Photo: Loren Elliot/Reuters
Social distancing may have kept cases of the flu at historic lows around the world, a new report from the Centers for Disease Control and Prevention suggests.
Data from Australia, Chile, and South Africa shows a tiny fraction of influenza cases from April to July, the months that constitute the typical flu season in the Southern Hemisphere.
In those three regions, there were just 51 influenza-positive specimens among 83,307 tests for a positivity rate of 0.06 percent.
In contrast, the positive rate in those regions during the same time period in years prior was close to 14 percent.
In the United States, circulation of the flu virus dropped sharply within 2 weeks of the government declaring a national emergency March 1. From a flu test positivity rate of 19 percent from September 2019 to February, the rate declined to just 0.3 percent from March 1 to May 16. School closings, bans on mass gatherings, and stay-at-home orders helped stop community spread of the flu, as well as the coronavirus, the CDC report said.
"The global decline in influenza virus circulation appears to be real and concurrent with the COVID-19 pandemic and its associated community mitigation measures," CDC researchers reported Thursday.
Even with the encouraging numbers, experts are urging Americans to get their flu shot to keep risk of illness as low as possible. In any year, fewer than half of U.S. adults get vaccinated for the flu, according to data from the CDC.
This year, public health officials are urging more Americans to get vaccinated against the flu to reduce the likelihood of becoming sick and to reduce potential burdens on hospital systems. To meet the increased demand for flu shots, the U.S. has ordered close to 200 million doses of the flu vaccine.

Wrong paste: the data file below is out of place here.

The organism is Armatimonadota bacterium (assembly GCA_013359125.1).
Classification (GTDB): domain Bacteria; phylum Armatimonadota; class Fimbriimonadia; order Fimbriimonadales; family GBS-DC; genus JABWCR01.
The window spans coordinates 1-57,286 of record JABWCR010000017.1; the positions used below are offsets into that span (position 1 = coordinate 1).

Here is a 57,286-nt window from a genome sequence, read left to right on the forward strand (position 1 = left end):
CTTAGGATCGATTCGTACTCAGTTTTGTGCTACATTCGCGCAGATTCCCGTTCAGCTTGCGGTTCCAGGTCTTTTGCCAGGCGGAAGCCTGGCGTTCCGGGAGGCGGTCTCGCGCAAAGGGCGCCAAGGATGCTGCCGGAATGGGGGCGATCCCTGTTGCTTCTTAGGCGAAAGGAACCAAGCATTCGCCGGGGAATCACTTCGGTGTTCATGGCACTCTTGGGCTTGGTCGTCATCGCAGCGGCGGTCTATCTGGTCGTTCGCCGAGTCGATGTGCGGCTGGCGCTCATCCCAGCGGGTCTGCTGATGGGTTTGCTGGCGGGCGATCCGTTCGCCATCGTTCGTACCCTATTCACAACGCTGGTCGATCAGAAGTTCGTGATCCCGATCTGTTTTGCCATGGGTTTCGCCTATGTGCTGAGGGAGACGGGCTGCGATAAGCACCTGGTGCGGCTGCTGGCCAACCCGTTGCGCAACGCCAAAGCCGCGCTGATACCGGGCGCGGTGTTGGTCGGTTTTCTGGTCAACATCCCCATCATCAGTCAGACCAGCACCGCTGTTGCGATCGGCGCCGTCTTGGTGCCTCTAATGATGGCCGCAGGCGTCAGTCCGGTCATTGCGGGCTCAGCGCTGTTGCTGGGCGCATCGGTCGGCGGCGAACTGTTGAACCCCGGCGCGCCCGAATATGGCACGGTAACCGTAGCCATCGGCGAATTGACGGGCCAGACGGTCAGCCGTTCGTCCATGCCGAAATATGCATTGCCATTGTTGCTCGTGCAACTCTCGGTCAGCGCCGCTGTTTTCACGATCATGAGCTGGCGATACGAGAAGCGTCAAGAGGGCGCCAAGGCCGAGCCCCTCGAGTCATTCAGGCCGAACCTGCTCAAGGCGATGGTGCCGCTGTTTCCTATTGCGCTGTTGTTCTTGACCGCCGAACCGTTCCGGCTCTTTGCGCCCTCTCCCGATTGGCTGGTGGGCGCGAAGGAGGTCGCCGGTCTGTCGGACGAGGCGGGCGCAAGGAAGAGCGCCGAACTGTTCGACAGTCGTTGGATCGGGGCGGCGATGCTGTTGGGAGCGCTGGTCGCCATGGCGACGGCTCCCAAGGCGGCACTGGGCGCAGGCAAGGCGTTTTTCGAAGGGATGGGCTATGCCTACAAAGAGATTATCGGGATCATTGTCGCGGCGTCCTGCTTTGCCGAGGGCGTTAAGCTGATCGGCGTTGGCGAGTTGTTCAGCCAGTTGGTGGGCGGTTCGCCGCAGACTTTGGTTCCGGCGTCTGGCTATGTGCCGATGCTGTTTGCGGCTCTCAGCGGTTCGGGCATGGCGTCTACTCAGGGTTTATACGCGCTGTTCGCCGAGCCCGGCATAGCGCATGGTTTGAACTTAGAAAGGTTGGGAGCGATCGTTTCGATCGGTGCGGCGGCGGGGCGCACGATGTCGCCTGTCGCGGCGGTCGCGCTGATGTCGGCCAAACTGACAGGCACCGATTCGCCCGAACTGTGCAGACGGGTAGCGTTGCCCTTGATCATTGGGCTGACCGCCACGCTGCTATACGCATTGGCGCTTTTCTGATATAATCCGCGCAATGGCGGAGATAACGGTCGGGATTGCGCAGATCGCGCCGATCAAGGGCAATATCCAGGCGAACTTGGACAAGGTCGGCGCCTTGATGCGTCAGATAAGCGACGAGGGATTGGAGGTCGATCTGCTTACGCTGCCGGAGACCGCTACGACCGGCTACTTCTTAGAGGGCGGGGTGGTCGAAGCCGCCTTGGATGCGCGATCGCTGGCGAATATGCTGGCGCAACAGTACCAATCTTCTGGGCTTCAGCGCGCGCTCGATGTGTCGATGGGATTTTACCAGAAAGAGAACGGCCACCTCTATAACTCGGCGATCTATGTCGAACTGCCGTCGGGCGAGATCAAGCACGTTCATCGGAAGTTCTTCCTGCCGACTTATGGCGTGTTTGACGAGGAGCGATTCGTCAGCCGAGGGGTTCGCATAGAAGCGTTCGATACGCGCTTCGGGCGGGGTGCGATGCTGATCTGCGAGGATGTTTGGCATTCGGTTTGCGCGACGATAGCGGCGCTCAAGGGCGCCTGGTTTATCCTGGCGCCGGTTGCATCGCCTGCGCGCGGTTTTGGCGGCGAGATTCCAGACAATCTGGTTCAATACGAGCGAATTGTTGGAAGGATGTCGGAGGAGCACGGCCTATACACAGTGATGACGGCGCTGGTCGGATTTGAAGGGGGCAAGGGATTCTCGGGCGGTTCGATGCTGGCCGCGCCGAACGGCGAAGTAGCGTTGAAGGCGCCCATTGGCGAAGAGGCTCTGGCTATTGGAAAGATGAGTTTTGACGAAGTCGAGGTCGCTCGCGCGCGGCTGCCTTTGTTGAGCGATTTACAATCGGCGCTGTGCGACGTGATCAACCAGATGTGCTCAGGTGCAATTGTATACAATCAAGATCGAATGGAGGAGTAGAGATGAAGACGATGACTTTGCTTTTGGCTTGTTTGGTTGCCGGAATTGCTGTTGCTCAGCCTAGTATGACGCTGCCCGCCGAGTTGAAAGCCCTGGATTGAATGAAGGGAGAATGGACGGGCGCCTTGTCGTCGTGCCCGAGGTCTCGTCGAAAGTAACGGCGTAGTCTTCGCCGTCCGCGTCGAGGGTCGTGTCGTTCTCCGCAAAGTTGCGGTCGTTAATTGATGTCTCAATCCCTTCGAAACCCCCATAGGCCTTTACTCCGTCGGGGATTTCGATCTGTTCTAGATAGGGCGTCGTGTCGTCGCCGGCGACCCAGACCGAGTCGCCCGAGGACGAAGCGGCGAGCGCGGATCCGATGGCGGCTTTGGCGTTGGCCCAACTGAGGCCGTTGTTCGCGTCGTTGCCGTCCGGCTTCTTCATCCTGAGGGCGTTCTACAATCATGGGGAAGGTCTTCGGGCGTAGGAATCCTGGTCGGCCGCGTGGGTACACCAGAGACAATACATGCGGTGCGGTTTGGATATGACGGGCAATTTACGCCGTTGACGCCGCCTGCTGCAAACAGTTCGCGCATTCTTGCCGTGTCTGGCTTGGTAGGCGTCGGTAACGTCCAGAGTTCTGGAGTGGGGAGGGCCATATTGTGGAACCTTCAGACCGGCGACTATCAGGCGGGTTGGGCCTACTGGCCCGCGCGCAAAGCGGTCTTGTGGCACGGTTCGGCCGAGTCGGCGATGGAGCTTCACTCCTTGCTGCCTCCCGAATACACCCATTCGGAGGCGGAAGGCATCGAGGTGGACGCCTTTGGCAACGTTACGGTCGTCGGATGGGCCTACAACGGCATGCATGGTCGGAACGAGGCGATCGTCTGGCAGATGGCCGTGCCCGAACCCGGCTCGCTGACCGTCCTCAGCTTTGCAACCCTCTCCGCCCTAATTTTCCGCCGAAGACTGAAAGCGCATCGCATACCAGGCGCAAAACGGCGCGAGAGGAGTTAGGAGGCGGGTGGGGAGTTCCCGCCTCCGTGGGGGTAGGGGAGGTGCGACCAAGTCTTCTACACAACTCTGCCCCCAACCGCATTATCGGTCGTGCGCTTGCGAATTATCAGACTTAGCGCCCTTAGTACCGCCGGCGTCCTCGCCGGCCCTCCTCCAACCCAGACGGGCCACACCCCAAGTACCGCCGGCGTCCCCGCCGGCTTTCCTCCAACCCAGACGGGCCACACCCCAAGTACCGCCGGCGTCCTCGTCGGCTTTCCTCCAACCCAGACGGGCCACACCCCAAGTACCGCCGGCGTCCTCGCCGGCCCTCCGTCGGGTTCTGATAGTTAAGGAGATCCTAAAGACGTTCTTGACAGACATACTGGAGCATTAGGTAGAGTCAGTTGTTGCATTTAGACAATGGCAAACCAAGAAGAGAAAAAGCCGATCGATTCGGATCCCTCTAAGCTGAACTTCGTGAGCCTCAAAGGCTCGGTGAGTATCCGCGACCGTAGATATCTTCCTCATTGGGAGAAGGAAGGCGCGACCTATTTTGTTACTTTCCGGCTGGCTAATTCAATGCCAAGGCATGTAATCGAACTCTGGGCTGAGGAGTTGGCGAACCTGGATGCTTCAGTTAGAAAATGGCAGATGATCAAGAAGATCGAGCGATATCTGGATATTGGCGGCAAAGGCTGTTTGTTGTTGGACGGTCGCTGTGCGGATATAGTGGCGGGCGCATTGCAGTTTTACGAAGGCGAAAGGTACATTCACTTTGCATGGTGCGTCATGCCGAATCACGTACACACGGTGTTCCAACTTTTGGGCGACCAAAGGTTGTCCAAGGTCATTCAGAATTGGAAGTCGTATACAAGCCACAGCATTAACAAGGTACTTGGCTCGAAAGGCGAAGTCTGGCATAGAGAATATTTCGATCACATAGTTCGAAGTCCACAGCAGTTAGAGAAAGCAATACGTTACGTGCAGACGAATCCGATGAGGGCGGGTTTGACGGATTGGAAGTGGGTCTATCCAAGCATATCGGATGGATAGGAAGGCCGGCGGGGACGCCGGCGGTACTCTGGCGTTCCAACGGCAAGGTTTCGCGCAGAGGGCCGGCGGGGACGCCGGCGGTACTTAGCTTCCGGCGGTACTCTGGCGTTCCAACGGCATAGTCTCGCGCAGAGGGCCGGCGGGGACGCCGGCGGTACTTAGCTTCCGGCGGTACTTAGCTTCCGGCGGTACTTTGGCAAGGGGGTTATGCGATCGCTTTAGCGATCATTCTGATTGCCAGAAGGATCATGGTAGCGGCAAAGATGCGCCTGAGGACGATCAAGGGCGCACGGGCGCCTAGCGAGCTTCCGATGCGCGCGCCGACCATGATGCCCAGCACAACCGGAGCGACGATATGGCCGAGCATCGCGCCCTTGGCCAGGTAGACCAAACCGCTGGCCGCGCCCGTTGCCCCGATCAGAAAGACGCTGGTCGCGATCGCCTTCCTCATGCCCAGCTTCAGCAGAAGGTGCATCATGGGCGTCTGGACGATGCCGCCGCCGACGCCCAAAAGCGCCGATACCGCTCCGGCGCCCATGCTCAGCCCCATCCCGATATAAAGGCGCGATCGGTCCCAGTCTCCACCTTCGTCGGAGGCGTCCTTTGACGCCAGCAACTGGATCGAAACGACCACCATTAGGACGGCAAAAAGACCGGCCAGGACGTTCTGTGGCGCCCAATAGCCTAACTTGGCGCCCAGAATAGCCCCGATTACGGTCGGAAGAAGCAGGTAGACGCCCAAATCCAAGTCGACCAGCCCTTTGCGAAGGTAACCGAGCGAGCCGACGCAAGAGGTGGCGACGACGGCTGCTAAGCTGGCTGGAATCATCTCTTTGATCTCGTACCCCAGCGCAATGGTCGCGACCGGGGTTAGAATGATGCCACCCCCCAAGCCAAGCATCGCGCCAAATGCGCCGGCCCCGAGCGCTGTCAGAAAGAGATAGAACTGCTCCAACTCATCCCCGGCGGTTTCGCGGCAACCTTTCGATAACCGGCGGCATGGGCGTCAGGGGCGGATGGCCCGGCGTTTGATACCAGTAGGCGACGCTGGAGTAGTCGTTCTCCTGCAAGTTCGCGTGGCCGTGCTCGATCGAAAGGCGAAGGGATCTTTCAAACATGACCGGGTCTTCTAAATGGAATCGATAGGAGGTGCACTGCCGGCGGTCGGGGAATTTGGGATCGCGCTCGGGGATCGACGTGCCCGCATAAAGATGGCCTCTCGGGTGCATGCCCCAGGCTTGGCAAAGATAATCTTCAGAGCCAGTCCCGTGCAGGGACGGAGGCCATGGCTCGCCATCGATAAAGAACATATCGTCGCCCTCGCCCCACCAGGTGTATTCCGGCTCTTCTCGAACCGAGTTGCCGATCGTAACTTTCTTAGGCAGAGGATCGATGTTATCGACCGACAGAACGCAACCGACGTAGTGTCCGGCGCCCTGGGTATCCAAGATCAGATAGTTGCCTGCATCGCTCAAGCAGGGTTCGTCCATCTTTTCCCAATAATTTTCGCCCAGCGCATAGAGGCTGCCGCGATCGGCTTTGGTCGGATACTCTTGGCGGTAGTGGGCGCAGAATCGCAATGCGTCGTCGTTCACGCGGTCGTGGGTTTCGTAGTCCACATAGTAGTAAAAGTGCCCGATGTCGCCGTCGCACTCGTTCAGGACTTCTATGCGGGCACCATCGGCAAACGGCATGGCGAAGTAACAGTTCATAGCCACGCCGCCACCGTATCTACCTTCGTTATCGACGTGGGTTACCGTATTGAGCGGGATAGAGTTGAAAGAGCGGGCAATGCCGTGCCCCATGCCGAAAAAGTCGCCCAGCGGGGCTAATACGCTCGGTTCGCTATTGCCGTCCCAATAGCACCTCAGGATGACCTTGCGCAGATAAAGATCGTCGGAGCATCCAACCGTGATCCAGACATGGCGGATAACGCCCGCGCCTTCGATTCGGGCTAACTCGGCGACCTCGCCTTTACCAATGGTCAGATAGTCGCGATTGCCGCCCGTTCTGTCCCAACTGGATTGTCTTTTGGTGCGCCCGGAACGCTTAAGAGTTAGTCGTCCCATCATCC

“Last season, we distributed about 170 million doses of the flu vaccine. This season, we're probably going to get up to about 200 million doses,” said L.J. Tan, chief strategy officer for the Immunization Action Coalition, a nonprofit that works directly with the CDC to increase immunization rates.
According to the CDC, the best time to get the vaccine is in September or by the end of October.
Dr. Jake Deutsch, an emergency physician and the owner of Cure Urgent Care, has already seen twice as many patients seeking a flu shot compared to all of last year. He urges people not to wait until later in the season.
“You could actually get contact [with the flu] if you wait too long. We've actually already had a positive flu test in our office yesterday,” he said.
It’s too early to predict the severity of flu season in the U.S. But Deutsch would like to see more Americans wear masks and keep up social distancing to slow the spread of both COVID-19 and the flu.
“It’s concerning that certain parts of the country are still resistant to wearing masks," he said. "I think that it should become normal until we really come out of this flu season and have vaccines as a possibility for treating COVID-19.”